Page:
The year was 1970. I was in the eighth grade at St. Mark’s school in Peoria. I remember the day like it was yesterday. One of my classmates — I’ll call him Paul — brought a Polaroid picture to school to show to his friends. Paul and I were the same age — 13 years old. The person in the picture was the girlfriend of Paul’s older brother. She and Paul’s brother were in high school. She was a student at Academy of Our Lady and Paul’s brother was a student at Spalding Institute.
Last week I received a letter from a man who felt compelled to put me in my place. One of his comments pertained to my recent article, A Gunfighter Rides Into Peoria. In that article, I described what happened during a recent trial that I was involved in. Here’s what the man said about my article:
There’s a new trend that’s been developing among couples who are getting married. They are signing prenuptial agreements that prohibit their partners from posting nude or embarrassing photos on the Internet. A prenuptial agreement has been traditionally defined as a written contract that is signed by a couple prior to marriage. The agreement provides that in the event of a divorce, the couple will be allowed to retain the property that each of them acquired during the marriage.
Last week, I reread two documents: the U.S. Constitution, which was written more than 200 years ago, and The Communist Manifesto, which was written more than 150 years ago. James Madison and the other authors of the Constitution were primarily concerned with guaranteeing the freedom and liberty of all Americans by placing severe limitations on the power of the federal government. Karl Marx, the author of The Communist Manifesto, mapped out what would become a blueprint for dictators whose primary aim was to achieve power by exercising complete control over the lives of their citizens.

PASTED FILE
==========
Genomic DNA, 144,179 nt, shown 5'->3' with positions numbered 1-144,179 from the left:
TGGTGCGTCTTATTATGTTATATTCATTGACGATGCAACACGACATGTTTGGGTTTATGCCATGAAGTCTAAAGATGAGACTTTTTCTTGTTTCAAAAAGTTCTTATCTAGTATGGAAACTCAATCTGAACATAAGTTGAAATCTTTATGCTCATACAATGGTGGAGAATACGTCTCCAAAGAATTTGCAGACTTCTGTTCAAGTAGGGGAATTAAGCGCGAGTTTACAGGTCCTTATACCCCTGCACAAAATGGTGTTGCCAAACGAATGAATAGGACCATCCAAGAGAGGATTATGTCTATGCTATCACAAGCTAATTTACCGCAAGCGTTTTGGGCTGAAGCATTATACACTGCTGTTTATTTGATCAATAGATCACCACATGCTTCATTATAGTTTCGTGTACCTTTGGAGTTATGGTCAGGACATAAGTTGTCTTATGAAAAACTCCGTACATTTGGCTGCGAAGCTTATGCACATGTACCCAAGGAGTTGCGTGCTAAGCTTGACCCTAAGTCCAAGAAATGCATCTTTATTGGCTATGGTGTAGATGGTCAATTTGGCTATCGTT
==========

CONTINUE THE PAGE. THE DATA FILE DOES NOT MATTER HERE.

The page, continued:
Do you know the first words of Jesus Christ that were recorded in the Bible? His mother asked Him why He had not told her where He had been for three days, and the twelve-year-old Son of God responded, “How is it that you sought Me? Did you not know that I must be about My Father’s business?” (Luke 2:49)
As you know, two of the Ten Commandments deal with covetousness: “Thou shall not covet thy neighbor’s wife,” and “Thou shall not covet thy neighbor’s goods.” Covetousness is defined as an inordinately strong desire for possessing someone or something. In his book Victory Over Vice, Archbishop Fulton J. Sheen said: